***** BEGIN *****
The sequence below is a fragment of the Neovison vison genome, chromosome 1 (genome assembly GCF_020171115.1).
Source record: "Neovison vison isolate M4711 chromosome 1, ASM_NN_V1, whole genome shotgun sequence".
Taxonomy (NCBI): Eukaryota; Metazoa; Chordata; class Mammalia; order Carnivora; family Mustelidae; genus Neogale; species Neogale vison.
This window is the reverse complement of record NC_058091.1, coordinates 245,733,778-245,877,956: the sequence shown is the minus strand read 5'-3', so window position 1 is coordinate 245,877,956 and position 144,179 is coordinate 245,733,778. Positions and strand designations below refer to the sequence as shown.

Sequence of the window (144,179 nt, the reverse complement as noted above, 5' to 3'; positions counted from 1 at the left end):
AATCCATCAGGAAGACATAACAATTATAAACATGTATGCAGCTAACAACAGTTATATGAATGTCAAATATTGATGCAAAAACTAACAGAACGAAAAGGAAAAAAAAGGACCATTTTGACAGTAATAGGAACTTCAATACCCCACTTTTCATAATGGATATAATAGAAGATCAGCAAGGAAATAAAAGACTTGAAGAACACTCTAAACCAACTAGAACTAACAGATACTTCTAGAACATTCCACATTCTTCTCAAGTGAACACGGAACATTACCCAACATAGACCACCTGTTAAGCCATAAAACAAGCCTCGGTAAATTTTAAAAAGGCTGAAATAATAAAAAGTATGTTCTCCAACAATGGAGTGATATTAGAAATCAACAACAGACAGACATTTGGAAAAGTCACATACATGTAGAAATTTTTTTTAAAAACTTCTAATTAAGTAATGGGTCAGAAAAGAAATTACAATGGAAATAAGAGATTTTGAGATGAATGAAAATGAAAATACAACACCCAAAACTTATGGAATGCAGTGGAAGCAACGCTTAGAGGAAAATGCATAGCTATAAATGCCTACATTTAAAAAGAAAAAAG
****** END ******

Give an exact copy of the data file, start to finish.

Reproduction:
The sequence below is a fragment of the Neovison vison genome, chromosome 1 (genome assembly GCF_020171115.1).
Source record: "Neovison vison isolate M4711 chromosome 1, ASM_NN_V1, whole genome shotgun sequence".
Taxonomy (NCBI): Eukaryota; Metazoa; Chordata; class Mammalia; order Carnivora; family Mustelidae; genus Neogale; species Neogale vison.
This window is the reverse complement of record NC_058091.1, coordinates 245,733,778-245,877,956: the sequence shown is the minus strand read 5'-3', so window position 1 is coordinate 245,877,956 and position 144,179 is coordinate 245,733,778. Positions and strand designations below refer to the sequence as shown.

Sequence of the window (144,179 nt, the reverse complement as noted above, 5' to 3'; positions counted from 1 at the left end):
AATCCATCAGGAAGACATAACAATTATAAACATGTATGCAGCTAACAACAGTTATATGAATGTCAAATATTGATGCAAAAACTAACAGAACGAAAAGGAAAAAAAAGGACCATTTTGACAGTAATAGGAACTTCAATACCCCACTTTTCATAATGGATATAATAGAAGATCAGCAAGGAAATAAAAGACTTGAAGAACACTCTAAACCAACTAGAACTAACAGATACTTCTAGAACATTCCACATTCTTCTCAAGTGAACACGGAACATTACCCAACATAGACCACCTGTTAAGCCATAAAACAAGCCTCGGTAAATTTTAAAAAGGCTGAAATAATAAAAAGTATGTTCTCCAACAATGGAGTGATATTAGAAATCAACAACAGACAGACATTTGGAAAAGTCACATACATGTAGAAATTTTTTTTAAAAACTTCTAATTAAGTAATGGGTCAGAAAAGAAATTACAATGGAAATAAGAGATTTTGAGATGAATGAAAATGAAAATACAACACCCAAAACTTATGGAATGCAGTGGAAGCAACGCTTAGAGGAAAATGCATAGCTATAAATGCCTACATTTAAAAAGAAAAAAG